Perhaps the most moving exhibit is the wall containing rows of dog tags engraved with the names of every member of the military from North Carolina who was killed in action from World War II to today. The left-hand rows, which represent World War II, contain the greatest number of dog tags. The numbers decrease with each row and conflict, but the representation of lives lost, and unrealized potential brings home the devastating cost of war in a simple but highly effective way.

Cape Fear Botanical Garden

Cape Fear Botanical Park - Fayetteville
©Simon Lock/MyEclecticImages

Beyond the military, tops on your list of what to do in Fayetteville, NC should the Cape Fear Botanical Garden just two-miles out of downtown. This is the perfect place to spend an hour or an afternoon enjoying the fresh air and beautiful blooms.

Since 1989, this 80-acre gem tucked between the Cape Fear River and Cross Creek has offered educational programs for locals and visitors of all ages, cultural events, and quiet spots for relaxation and reflection.

Drink in colors and fragrances emanating from profusions of camellias, day-lilies, and many more stunning florals. Enjoy shade gardens, a “Butterfly Stroll,” and a “Children’s Garden” with elevated walkways that will keep the little ones happy and occupied.

Another impressive aspect of the Cape Fear Botanical Garden is its commitment to making gardening accessible to every ability level. For example, the therapeutic horticulture program uses raised garden beds that enable participants with disabilities to learn how to grow and nurture plants.

If you haven’t brought a picnic, the Garden View Deli has you covered with tasty, fresh artisan sandwiches, salads, and soups. In addition, they make a generously piled Ruben that will keep you going the rest of the day.

Cape Fear Botanical Garden is wheelchair accessible and easy to navigate for individuals with limited mobility.

Local History

If you’re looking for a museum that encompasses Fayetteville’s history, offers guided tours, and will keep everyone in the family engaged, the Fayetteville Area Transportation and Local History Museum checks all the boxes. The museum is a piece of Fayetteville’s history in and of itself, as its home is a beautifully restored 1890 Cape Fear and Yadkin Valley Railroad Depot.

The museum’s exhibits are arranged on two levels and present artifacts that span the millennia from the area’s pre-history through the early 20th-century. Take a trip back in time in the model train room, the steamboat interactive, and an impressive reproduction of a station agent’s office.

But wait, there’s more. The annex located next door to the museum contains a treasure trove of vintage automobiles, a recreated 1920s gas station, and a Silsby steam pump engine from the 1880s.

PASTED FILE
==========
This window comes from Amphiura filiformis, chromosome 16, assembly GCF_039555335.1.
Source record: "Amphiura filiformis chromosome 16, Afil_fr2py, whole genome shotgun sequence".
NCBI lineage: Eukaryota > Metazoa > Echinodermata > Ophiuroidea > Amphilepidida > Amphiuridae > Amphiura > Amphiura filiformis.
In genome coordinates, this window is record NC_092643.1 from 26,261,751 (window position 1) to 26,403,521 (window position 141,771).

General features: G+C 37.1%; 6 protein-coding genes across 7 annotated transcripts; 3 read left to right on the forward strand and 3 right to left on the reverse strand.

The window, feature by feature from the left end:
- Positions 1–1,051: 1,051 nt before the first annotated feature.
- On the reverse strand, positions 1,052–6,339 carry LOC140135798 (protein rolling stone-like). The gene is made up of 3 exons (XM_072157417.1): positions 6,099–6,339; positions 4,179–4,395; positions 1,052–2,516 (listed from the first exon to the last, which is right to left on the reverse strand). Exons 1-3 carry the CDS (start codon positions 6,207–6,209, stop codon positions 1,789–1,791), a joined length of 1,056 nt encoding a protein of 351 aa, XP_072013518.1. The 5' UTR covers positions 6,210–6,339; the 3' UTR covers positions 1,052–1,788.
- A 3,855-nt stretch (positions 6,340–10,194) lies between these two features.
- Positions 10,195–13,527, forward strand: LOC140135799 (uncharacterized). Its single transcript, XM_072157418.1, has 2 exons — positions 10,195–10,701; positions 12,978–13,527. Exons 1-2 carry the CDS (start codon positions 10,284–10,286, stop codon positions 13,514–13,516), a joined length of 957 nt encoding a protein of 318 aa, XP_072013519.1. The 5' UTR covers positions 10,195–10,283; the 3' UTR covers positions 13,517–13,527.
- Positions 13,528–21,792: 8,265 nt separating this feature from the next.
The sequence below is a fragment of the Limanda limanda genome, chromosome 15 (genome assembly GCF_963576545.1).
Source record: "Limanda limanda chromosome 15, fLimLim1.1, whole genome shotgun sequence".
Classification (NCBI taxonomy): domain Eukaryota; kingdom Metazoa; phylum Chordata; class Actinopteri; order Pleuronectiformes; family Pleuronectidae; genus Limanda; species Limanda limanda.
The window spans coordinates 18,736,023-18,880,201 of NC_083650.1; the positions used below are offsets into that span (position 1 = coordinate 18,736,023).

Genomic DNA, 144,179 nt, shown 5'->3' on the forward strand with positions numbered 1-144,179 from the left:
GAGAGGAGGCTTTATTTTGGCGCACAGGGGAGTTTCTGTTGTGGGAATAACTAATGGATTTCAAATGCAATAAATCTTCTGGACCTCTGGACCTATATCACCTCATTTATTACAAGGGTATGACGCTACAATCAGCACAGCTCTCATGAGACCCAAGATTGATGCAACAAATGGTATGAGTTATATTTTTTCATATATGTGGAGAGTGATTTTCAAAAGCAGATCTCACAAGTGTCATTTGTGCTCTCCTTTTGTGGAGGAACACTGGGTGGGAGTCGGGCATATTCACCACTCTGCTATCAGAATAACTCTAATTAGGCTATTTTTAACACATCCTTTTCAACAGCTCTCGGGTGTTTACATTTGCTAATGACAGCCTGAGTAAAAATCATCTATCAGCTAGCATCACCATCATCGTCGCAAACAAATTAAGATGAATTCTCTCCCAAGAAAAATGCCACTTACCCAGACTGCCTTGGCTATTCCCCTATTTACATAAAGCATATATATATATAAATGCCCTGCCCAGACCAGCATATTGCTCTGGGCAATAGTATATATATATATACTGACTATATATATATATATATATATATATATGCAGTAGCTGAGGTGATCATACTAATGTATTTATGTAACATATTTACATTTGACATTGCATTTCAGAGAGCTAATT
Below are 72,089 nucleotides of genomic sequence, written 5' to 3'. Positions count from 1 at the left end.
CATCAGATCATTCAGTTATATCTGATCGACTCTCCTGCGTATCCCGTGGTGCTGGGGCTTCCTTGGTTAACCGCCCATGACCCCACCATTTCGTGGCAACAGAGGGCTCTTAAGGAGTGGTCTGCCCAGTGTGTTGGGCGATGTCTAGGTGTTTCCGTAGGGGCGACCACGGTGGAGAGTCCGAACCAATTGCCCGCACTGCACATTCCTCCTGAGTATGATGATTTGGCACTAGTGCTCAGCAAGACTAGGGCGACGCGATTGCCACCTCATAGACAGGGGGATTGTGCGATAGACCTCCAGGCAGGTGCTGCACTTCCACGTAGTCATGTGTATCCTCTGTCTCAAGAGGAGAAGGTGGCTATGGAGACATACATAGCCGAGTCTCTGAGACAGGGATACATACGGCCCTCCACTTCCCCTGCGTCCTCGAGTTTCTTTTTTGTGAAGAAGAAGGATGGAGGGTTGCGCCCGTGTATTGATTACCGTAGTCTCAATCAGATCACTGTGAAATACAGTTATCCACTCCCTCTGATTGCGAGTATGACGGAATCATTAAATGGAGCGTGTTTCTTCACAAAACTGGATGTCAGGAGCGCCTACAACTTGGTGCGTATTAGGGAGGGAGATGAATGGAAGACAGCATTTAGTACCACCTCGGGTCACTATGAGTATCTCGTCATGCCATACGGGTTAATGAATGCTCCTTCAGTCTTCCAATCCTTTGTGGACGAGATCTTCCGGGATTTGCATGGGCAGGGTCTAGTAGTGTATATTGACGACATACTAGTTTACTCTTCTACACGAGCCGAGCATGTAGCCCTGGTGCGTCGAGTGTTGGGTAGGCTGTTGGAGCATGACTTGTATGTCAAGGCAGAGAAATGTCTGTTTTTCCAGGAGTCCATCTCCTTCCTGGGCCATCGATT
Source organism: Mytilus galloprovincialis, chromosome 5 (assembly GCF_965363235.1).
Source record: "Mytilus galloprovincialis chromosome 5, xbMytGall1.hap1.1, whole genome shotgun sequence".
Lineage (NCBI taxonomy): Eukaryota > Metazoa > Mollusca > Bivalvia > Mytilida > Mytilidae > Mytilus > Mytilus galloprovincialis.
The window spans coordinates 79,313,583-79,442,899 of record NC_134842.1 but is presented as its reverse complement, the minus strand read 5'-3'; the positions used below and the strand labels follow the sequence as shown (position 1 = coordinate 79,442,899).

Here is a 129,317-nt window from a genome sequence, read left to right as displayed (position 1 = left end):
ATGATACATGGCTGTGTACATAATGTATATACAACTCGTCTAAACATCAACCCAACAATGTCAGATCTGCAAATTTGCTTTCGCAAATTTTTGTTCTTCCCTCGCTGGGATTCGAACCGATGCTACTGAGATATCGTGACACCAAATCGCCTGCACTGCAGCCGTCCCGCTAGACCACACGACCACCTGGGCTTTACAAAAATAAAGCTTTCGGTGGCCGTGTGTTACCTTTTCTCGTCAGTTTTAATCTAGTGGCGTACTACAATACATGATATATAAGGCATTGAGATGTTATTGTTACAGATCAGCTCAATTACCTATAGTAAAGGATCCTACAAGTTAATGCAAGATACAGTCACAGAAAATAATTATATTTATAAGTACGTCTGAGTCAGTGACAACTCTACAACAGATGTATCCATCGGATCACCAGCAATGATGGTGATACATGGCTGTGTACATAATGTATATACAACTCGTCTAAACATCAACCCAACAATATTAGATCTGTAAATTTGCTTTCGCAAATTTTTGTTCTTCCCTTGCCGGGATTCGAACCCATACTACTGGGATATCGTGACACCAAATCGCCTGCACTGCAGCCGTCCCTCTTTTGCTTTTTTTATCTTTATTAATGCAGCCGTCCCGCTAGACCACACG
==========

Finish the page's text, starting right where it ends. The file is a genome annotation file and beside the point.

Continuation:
Museum exhibits also explore the timeline between Native American trails and steamboats and trains. The importance of Cross Creek and Campbellton’s early trade communities and the development of the plank road system connected Fayetteville to other towns throughout North Carolina.

The museum is fully wheelchair accessible. There is no charge for museum tours.

Cape Fear Museum

Delve into 400-years of Southern North Carolina history by visiting three attractions on one site. The Museum of the Cape Fear Historical Complex includes a museum, Arsenal Park, and the 1897 E.A. Poe House.

The museum brings the rich history of the region to life through its exhibitions, living-history programs, demonstrations, and more.

Fayetteville is where North Carolina ratified the United States Constitution. It is where the Cape Fear River became instrumental in connecting the region to the rest of the country through trade. And it is where the American Civil War took its heavy toll on the city and surrounding areas.

Permanent exhibits fill the museum’s two floors with stories of life in North Carolina through the centuries. From the time when Native Americans lived on the land, to the early settlers, and all the way up to a replica of an early 20th-century general store, the history of the region is artfully presented with care and accuracy.

In truth, there’s not much to see at Arsenal Park except ruins and a tower. It is nonetheless a significant piece of Fayetteville’s history.

Constructed in the 1850s, the US government had chosen Fayetteville as the site for a military arsenal. When North Carolina seceded from the Union in 1861, the local Confederates occupied it. They put it to use for the rebel cause. In 1865, General William Tecumseh Sherman’s Union troops raised the arsenal to the ground. The only evidence of its former existence is a pile of rubble and a hexagonal metal outline representing the northwest tower.